Der Kurs besteht aus fünf Online-Phasen, zwei Präsenzsitzungen und einer Sprechstunde. In den Online-Phasen werden Aufsätze und Quellen schriftlich in Blog-Foren bearbeitet und diskutiert. Die Präsenzsitzungen dienen der gemeinsamen Vorbereitung und Reflexion. Der Leistungsnachweis erfolgt in der Teilnahme an den Präsenzsitzungen und durch die Blogbeiträge, die alle Teilnehmenden gemäss klar definierten Rollen und Aufgaben verfassen.
853-0725-00LHistory Part One: Europe (The Cradle of Modernity, Britain, 1789-1914) Information W3 credits2VH. Fischer-Tiné
AbstractA range of fundamental processes have transformed European societies in the course of the 19th and the 20th centuries. This lecture series asks whether one single model of modernization prevailed on the 'Old Continent' or whether we need to differenciate regionally. A special focus lies on the Swiss experience.
ObjectiveAt the end of this lecture course, students can: (a) highlight the most important changes in the "long nineteenth century" in Europe (b) explain their long-term effects; and (c) relate these changes to global developments today.
ContentThe thematic foci include: Industrialization on the British Isles, urban growth in Switzerland, the difficult road to democracy in Germany, and French individualism.
Lecture notesPower Point Slides and references will be made available in digital form during the course of the semester.
LiteratureMandatory and further reading will be listed on the course plan that is made available as from the first session.
Prerequisites / NoticeThis lecture series does not build upon specific previous knowledge by the students.
851-0105-00LBackground Knowledge Arabic WorldW2 credits2VU. Gösken
AbstractThis lecture will discuss important topics of the Arab culture involving concepts relating to history, the role of literature, sciences and religion, concepts of 'the West', meaning of education, understanding of culture as well as current concepts and discourses relevant at the sociocultural level.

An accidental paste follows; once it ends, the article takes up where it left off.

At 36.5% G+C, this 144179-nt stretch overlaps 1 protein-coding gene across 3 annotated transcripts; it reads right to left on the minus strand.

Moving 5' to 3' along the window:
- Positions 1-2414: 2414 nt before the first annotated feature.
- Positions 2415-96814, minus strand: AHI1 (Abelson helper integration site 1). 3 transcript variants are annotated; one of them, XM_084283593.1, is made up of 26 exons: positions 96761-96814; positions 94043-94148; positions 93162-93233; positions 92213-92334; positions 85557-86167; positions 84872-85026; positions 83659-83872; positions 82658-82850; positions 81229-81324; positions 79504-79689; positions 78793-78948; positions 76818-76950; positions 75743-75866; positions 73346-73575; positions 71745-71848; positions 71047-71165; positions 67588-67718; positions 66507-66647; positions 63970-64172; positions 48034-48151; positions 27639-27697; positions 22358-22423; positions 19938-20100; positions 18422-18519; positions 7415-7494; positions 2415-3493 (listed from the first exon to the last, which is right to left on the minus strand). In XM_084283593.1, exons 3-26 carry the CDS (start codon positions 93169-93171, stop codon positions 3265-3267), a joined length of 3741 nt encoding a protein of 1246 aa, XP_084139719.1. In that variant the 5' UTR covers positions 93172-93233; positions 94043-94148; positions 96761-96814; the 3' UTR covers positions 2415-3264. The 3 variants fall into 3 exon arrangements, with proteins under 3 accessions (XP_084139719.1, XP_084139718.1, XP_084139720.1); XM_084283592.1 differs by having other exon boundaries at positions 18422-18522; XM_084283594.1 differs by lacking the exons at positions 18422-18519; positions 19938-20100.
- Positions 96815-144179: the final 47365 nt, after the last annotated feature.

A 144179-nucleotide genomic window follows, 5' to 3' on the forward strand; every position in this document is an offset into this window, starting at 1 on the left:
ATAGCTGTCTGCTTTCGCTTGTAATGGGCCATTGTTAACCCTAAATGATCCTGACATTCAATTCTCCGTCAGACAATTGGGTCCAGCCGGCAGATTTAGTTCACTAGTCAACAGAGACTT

ObjectiveTeaching about epistemic contents relating to the Arabic world that constitute modern Arabs' self understanding and are relevant for adequate behavior in practically dealing with the Arabic world. What basic knowledge about 'their' culture are Arabs taught? What educational goals are pursued? What is the relationship they build with the West?
The topics that are discussed on the basis of a scientifically critical approach are concepts and understandings of history, the role of literature, sciences and religion, concepts of the West and relationship with the West, the role of education, understanding of culture and cultural refinement, current concepts and discourses relevant at the sociocultural level.
851-0125-65LA Sampler of Histories and Philosophies of Mathematics
Particularly suitable for students D-CHAB, D-INFK, D-ITET, D-MATH, D-PHYS
W3 credits2VR. Wagner
AbstractThis course will review several case studies from the ancient, medieval and modern history of mathematics. The case studies will be analyzed from various philosophical perspectives, while situating them in their historical and cultural contexts.
ObjectiveThe course aims are:
1. To introduce students to the historicity of mathematics
2. To make sense of mathematical practices that appear unreasonable from a contemporary point of view
3. To develop critical reflection concerning the nature of mathematical objects
4. To introduce various theoretical approaches to the philosophy and history of mathematics
5. To open the students' horizons to the plurality of mathematical cultures and practices
701-0791-00LEnvironmental History - Introduction and Overview Restricted registration - show details
Does not take place this semester.
Number of participants limited to 100.
W2 credits2Vto be announced
AbstractOur society faces a serious ecological crisis. Of what historical dimension is this crisis? How have human societies already in earlier times changed their environment, and, consequently, perhaps also ours? What were the main ecological challenges for societies and how did they change over time? And how did societies adapt to changing environmental conditions?
ObjectiveIntroduction into environmental history; survey of long-term development of human-nature-interrelations; discussion of selected problems. Improved ability to assess current problems from a historical perspective and to critically interrogate one's own standpoint.